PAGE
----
Mar 16, 2015 / by Jim Dougherty

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One of the most disruptive things to happen to the PR profession in recent history has been the mass adoption of social media. In fact, one study suggests that over 96 percent of journalists use social media every day.

Almost all journalists use Twitter, nearly everyone in the civilized world is on Facebook, 92 percent of journalists are purported to be on LinkedIn, and any number of journalists and influencers are using any social network at any given time. Social media offers access to anyone else on it (more or less), which means that every PR practitioner and communications aspirant can interact with journalists or influencers.

What I want to do in this post is to vet conventional wisdom about how PR practitioners should use social media to communicate with journalists. In each instance I separate “pitches” from usual interaction, and the reason for this is that there are some social networks where it is appropriate to interact but not to pitch.

One note about PR pitches: although I explore the appropriateness of pitching via different social networks here, I want to note that journalists prefer email and phone pitches by a large margin (according to this survey). And contrary even to that survey, there are many journalists that object to phone pitches as well. Email may be the most effective means to do most PR pitches, which I imagine you know already as you read the Cision blog.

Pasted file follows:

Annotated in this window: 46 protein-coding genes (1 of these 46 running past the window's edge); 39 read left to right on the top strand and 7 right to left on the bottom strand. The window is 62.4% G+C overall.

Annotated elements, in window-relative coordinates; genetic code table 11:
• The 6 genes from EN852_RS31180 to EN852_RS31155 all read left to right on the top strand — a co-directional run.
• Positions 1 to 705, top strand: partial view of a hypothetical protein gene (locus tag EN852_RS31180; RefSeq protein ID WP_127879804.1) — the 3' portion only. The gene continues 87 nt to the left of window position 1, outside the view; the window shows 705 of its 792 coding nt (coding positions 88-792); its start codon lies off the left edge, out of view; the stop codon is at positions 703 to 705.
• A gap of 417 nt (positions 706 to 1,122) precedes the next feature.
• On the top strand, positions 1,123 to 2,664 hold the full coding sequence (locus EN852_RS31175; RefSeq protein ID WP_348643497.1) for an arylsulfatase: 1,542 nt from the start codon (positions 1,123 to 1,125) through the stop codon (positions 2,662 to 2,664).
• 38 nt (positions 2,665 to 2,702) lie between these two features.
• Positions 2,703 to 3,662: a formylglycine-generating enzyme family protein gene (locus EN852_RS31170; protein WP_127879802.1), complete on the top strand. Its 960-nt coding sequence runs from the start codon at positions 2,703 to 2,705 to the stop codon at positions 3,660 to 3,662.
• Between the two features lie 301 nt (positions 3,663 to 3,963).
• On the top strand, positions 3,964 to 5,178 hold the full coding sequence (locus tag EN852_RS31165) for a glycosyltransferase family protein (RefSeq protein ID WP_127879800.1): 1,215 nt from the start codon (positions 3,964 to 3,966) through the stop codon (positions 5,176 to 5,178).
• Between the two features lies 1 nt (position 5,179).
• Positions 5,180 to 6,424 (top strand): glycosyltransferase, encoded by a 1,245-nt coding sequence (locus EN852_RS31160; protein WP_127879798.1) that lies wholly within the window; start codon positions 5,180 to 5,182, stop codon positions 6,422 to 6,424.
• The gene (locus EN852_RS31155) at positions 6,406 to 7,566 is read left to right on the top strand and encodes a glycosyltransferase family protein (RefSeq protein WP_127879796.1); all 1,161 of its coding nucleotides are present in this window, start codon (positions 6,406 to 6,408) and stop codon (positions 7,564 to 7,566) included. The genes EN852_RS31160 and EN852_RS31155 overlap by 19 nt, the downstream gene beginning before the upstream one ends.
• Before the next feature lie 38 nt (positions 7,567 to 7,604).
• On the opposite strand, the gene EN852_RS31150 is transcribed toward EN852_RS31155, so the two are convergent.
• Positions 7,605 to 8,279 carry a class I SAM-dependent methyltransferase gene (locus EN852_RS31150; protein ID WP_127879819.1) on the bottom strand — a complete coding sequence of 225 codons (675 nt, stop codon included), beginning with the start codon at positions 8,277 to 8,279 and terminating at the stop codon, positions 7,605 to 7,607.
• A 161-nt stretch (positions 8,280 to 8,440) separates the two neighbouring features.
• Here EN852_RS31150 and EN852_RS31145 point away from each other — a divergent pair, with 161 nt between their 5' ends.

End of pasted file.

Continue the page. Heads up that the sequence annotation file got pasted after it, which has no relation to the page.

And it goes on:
The capability to pitch on social media doesn’t mean that a social pitch will be as effective as an email pitch. Sean Donnelly of Hypertext writes about why social pitches aren’t perceived as favorably as email pitches:

The general sentiment from reporters was that they prefer not to be pitched via Twitter, Facebook, LinkedIn, or any other social platforms at all. Rationale for this stance ranged from social media being too hard to keep track of, to journalists preferring their competition and other story sources not to see who they’re working with.

And as a final point, social media PR pitches probably are happening much less frequently than the blogosphere might lead you to suspect. One survey of PR professionals concluded that only 13 percent of PR practitioners are pitching on social.

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Twitter’s low-barrier-to-entry and high (journalist) adoption makes it a very appealing medium to interact with journalists and influencers. Twitter timelines can also give you a sense of a journalist’s interest and focus. Tweets can also direct you to a writer’s off-site content. The low character count makes it less likely that you’ll wear out your welcome with a time-constrained writer.